Reprinted from Smirking Chimp
If you watched cable news at all this weekend, you probably heard a lot about Donald Trump's bad week and how it was a turning point in the presidential campaign.
But you probably didn't hear anything about another big turning point, one that demonstrates how little time we really have left to stop climate change.
Last week, the Scripps Institute of Oceanography announced that the concentration of carbon dioxide in the atmosphere has stayed above 400 parts per million throughout the entire year up to this point.
We've crossed the 400 parts per million (or PPM) threshold before -- sometimes for weeks at a time, sometimes for months -- but the concentration of CO2 in the atmosphere usually dips at the beginning of autumn, something that just hasn't happened this year.
As a result, scientists now think that the concentration of carbon dioxide in the atmosphere will stay above 400 parts per million permanently.
That's right -- permanently, as in FOREVER, at least in human terms.
This is, to paraphrase Vice President Joe Biden, a big "effing" deal.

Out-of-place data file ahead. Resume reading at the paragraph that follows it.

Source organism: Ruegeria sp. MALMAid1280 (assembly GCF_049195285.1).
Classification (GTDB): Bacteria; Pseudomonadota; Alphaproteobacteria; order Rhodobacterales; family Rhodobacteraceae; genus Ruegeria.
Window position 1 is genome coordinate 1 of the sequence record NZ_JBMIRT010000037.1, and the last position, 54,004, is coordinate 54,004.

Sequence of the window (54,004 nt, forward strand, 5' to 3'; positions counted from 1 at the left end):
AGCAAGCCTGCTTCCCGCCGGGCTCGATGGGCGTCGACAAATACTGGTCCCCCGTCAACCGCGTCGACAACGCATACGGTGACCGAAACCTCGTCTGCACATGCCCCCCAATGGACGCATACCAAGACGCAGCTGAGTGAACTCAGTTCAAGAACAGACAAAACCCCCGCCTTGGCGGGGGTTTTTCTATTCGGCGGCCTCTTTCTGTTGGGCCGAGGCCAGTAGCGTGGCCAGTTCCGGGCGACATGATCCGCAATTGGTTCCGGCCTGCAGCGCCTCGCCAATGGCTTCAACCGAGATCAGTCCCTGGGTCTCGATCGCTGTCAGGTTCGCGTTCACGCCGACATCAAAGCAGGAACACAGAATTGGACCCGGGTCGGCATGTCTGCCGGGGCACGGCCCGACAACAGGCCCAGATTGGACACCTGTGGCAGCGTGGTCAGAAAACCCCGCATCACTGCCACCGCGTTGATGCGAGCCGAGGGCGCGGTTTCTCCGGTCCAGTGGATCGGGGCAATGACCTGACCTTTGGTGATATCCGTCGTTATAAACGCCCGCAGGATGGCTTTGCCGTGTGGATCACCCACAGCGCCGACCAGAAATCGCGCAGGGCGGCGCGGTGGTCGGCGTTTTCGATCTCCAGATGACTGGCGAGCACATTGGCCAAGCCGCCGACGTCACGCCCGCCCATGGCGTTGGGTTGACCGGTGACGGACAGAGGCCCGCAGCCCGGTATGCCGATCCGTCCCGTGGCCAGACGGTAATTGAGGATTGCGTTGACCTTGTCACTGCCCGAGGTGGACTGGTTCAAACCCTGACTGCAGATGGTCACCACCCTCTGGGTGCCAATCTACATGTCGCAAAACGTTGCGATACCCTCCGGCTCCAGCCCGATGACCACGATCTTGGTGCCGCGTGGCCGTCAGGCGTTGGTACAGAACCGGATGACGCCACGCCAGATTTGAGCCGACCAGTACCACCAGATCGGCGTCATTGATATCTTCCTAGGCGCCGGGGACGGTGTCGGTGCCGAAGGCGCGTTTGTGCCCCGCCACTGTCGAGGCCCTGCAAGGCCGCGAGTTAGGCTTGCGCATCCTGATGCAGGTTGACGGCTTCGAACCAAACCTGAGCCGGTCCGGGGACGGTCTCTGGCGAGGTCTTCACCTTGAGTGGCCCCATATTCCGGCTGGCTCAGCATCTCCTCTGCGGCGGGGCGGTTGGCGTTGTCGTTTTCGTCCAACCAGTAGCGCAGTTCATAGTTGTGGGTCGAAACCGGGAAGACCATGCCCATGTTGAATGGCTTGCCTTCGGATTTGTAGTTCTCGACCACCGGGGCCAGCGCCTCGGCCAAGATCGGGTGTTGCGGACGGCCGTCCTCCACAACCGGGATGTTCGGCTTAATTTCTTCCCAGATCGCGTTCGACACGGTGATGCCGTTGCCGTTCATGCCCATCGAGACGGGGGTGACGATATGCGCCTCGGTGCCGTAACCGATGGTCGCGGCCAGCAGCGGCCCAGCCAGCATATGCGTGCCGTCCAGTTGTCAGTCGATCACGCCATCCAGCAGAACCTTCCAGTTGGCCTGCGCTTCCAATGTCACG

The last time there was this much carbon in the atmosphere, human beings didn't even exist, at least not in our current form. And just for some perspective, 400 parts per million is already about 50 parts per million more than what most scientists consider "safe" levels of CO2 concentration.
So yeah, things don't look good at all for planet Earth.
Couple this with vanishing Arctic sea ice, rising sea levels and the fact that 2016 has already been the hottest year on record, and things look even worse.
As if it wasn't already obvious before, it should be now: We are rapidly running out of time to stop climate change.
We're already in the danger zone, and every single day we keep pumping fossil fuels into the atmosphere just pushes us closer towards total climate devastation.
The situation may even be worse than most people realize.
For example, James Hansen, one of the world's leading climate scientists, now argues that the 2 degrees Celsius above pre-industrial levels threshold -- that most international institutions say is the baseline of how much warming we can take -- is "nonsense" and "a prescription for disaster."
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